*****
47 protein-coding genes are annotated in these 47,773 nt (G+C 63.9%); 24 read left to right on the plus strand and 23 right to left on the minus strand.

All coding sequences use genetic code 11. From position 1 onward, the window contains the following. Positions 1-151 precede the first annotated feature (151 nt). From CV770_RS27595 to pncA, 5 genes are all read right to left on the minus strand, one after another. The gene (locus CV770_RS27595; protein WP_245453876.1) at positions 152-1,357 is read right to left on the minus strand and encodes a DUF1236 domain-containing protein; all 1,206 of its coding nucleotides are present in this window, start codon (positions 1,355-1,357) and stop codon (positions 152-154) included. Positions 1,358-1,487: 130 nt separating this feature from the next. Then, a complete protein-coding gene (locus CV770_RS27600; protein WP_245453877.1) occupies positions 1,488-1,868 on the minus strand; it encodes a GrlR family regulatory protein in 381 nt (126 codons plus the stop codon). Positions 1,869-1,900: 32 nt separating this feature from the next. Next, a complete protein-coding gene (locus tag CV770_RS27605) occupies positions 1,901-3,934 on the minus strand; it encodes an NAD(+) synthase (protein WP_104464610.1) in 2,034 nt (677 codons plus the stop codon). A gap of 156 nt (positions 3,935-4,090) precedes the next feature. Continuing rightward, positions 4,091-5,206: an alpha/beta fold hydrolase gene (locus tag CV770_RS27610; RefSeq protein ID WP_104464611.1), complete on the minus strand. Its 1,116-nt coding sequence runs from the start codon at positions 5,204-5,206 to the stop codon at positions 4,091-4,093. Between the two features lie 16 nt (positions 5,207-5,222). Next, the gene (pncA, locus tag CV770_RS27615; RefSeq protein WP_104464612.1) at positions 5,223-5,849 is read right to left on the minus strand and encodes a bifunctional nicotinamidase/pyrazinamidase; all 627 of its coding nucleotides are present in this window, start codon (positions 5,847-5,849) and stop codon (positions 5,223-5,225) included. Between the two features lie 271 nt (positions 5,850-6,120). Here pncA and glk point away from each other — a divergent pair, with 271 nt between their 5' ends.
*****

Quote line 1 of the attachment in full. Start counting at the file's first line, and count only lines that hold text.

47 protein-coding genes are annotated in these 47,773 nt (G+C 63.9%); 24 read left to right on the plus strand and 23 right to left on the minus strand.